crucial
The City of Hartselle housed 488 inmates during 2013, totaling more than 1,100 days served. The Town of Falkville used to use Hartselle to house its inmates, but the town has since moved its inmates to the Morgan County Jail. If Hartselle moves its inmates to the county jail, the county would likely charge Hartselle $20 plus $3 for meals for each inmate per day. | Randy Garrison
The City of Hartselle housed 488 inmates during 2013, totaling more than 1,100 days served. The Town of Falkville used to use Hartselle to house its inmates, but the town has since moved its inmates to the Morgan County Jail. If Hartselle moves its inmates to the county jail, the county would likely charge Hartselle $20 plus $3 for meals for each inmate per day. | Randy Garrison

Archived Story

Close city jail?

Published 12:01pm Wednesday, March 12, 2014

Council weighs costs, issues with closing the City Jail

The Hartselle City Council is exploring the possibility of closing the city jail, a move that could save the city as much as $42,000 a year.

Police Chief Ron Puckett said during a work session Monday night that one of the two jailers retired at the beginning of the year. He then asked the council for approval to hire a replacement.

Before the council makes that decision, Mayor Don Hall said he wanted to get a cost analysis of closing the city jail and allowing the Morgan County Jail to house all of the city’s inmates.

Currently, all municipalities outside of Hartselle and Decatur use the Morgan County Jail to house inmates. That includes Falkville, which until this year has used the Hartselle Police Department to house its inmates.

“We looked into that because we lost the revenue from Falkville after they switched to the county earlier this year,” Hall said. “We wanted to explore all alternatives – the cost, the advantages and the disadvantages – before we fill that vacant position. It would likely be a cost savings to close some disadvantages.”

In the 2013-2014 budget, the cost of two full-time plus housing the inmates costs was expected to be $111,100. The revenue received from Falkville was only $12,300 in 2012-2013 and $2,725 for this fiscal year.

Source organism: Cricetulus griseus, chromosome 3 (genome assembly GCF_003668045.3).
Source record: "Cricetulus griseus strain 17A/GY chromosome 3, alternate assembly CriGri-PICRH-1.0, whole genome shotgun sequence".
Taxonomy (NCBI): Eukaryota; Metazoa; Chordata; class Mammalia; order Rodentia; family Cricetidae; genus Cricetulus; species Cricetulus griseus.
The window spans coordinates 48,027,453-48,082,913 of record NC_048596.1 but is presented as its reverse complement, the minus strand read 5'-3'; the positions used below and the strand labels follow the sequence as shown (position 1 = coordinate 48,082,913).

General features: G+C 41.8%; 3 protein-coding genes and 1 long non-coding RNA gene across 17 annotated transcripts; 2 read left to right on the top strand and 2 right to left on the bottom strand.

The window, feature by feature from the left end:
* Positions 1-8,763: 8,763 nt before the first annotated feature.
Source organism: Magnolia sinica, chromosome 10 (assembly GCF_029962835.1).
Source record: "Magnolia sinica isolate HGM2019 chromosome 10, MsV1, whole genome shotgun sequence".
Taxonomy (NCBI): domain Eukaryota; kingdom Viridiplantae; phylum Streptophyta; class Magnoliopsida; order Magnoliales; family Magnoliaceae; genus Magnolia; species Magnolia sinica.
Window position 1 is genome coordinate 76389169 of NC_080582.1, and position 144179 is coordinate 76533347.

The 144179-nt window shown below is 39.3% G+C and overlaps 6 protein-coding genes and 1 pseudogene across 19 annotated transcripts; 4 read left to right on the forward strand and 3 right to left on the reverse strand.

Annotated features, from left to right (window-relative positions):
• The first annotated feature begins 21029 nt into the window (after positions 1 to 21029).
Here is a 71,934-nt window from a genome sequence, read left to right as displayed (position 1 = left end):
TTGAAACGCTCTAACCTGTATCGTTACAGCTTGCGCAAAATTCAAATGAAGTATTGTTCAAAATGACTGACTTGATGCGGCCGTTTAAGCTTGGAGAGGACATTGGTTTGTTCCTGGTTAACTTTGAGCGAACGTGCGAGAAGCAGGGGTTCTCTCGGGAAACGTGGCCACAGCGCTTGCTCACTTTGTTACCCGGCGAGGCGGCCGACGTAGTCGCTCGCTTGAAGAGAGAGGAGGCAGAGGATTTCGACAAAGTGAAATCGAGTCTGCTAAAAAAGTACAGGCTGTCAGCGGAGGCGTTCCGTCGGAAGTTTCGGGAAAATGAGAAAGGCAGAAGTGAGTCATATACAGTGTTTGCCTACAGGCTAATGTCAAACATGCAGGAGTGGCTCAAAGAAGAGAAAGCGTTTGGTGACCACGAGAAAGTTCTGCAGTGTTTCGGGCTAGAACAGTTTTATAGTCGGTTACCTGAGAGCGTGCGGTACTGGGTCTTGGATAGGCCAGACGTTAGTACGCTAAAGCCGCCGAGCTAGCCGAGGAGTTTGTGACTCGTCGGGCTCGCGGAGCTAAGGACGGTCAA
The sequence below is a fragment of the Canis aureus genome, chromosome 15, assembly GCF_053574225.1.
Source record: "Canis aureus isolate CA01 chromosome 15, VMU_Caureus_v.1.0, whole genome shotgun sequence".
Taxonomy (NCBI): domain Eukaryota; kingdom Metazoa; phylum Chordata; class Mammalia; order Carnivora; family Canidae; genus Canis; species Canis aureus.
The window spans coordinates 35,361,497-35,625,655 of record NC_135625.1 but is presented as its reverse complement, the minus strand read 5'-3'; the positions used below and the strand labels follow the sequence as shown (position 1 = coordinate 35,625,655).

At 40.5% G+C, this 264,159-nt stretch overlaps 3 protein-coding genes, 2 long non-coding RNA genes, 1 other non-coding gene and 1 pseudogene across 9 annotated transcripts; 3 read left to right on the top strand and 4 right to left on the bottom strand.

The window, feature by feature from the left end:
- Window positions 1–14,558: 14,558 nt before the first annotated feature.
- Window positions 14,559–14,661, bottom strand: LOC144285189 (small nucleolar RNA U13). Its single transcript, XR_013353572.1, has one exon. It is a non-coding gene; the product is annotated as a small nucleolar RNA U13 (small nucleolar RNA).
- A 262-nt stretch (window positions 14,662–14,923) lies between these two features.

Based on estimates given to other municipalities and Hartselle’s inmate population from last year, Hall anticipated that the annual contract with the county would cost about $18,000. He suggested that the other jailer could be kept on staff for prisoner transportation, leaving the total cost for prisoner housing at $69,100, which is a projected savings of $42,000.

Puckett said one of the disadvantages of turning prisoner housing over to the county is that it could lead to fewer on-duty officers being in Hartselle, especially during the overnight hours.

“We have a minimum of three officers on duty at all times,” Puckett said. “If one of those officers had to take someone to jail, that could leave us with one less officer on the roads protecting our citizens.”

While Councilman Ken Doss said he understands the disadvantages, he said the council has to investigate the financial side of the decision.

One other possibility that Hall had was to allow the Morgan County Sheriff’s Department to use the closed city jail for holding prisoners from the outlying areas of the county.

“Sheriff Ana Franklin mentioned that she would be interested in using our jail as a holding area for people who were arrested in southern and eastern portions of the county,” Hall said. “Once they had enough prisoners, they would then transport the prisoners to the county jail in one van trip.

“I don’t have any specifics on that. That is very preliminary, but it’s something we’d be willing to investigate.”

Instead of closing the jail, Councilman Tom Chappell suggested that the city explore the idea of leasing space in the city jail for the county to help supplement the city jail’s expenses.

“Hartselle is more centrally to the county than Decatur,” Chappell said. “It makes sense that you might want to have a holding area for prisoners from the outlying areas of the county.”

City Clerk Rita Lee mentioned that not replacing the retired jailer would almost equal the savings that the city would get if it chose to go with the county. The police department has managed the jail with one jailer since the other retired in January.

Puckett objected to that as a long-term solution.

Council president Bill Smelser asked Puckett if they could wait at least to the next council meeting while the council considers the issue, which Puckett said they could.

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